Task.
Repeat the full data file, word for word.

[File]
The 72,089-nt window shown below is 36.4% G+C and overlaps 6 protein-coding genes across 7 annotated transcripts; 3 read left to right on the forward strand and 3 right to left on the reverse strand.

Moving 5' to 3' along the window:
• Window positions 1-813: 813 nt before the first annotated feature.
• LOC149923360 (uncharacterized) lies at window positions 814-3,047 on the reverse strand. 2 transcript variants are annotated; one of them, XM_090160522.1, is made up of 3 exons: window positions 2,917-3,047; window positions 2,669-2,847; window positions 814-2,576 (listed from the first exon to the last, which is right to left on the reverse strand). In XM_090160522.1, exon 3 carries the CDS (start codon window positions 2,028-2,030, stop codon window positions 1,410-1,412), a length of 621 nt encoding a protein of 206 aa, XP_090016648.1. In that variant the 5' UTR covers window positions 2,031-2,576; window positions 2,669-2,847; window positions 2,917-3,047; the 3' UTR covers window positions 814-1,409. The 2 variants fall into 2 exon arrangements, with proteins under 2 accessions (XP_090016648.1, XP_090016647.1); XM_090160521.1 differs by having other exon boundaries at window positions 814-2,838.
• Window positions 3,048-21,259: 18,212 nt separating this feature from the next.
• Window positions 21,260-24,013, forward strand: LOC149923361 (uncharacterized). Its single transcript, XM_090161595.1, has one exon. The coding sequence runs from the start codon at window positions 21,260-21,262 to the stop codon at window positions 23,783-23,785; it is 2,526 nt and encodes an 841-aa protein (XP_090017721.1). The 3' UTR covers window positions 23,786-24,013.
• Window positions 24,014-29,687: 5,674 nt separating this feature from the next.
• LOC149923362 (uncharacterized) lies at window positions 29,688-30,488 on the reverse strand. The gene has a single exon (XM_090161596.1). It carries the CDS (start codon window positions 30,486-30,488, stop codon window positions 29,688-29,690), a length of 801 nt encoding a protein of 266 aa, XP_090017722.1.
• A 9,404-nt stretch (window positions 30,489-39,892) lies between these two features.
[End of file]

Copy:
The 72,089-nt window shown below is 36.4% G+C and overlaps 6 protein-coding genes across 7 annotated transcripts; 3 read left to right on the forward strand and 3 right to left on the reverse strand.

Moving 5' to 3' along the window:
• Window positions 1-813: 813 nt before the first annotated feature.
• LOC149923360 (uncharacterized) lies at window positions 814-3,047 on the reverse strand. 2 transcript variants are annotated; one of them, XM_090160522.1, is made up of 3 exons: window positions 2,917-3,047; window positions 2,669-2,847; window positions 814-2,576 (listed from the first exon to the last, which is right to left on the reverse strand). In XM_090160522.1, exon 3 carries the CDS (start codon window positions 2,028-2,030, stop codon window positions 1,410-1,412), a length of 621 nt encoding a protein of 206 aa, XP_090016648.1. In that variant the 5' UTR covers window positions 2,031-2,576; window positions 2,669-2,847; window positions 2,917-3,047; the 3' UTR covers window positions 814-1,409. The 2 variants fall into 2 exon arrangements, with proteins under 2 accessions (XP_090016648.1, XP_090016647.1); XM_090160521.1 differs by having other exon boundaries at window positions 814-2,838.
• Window positions 3,048-21,259: 18,212 nt separating this feature from the next.
• Window positions 21,260-24,013, forward strand: LOC149923361 (uncharacterized). Its single transcript, XM_090161595.1, has one exon. The coding sequence runs from the start codon at window positions 21,260-21,262 to the stop codon at window positions 23,783-23,785; it is 2,526 nt and encodes an 841-aa protein (XP_090017721.1). The 3' UTR covers window positions 23,786-24,013.
• Window positions 24,014-29,687: 5,674 nt separating this feature from the next.
• LOC149923362 (uncharacterized) lies at window positions 29,688-30,488 on the reverse strand. The gene has a single exon (XM_090161596.1). It carries the CDS (start codon window positions 30,486-30,488, stop codon window positions 29,688-29,690), a length of 801 nt encoding a protein of 266 aa, XP_090017722.1.
• A 9,404-nt stretch (window positions 30,489-39,892) lies between these two features.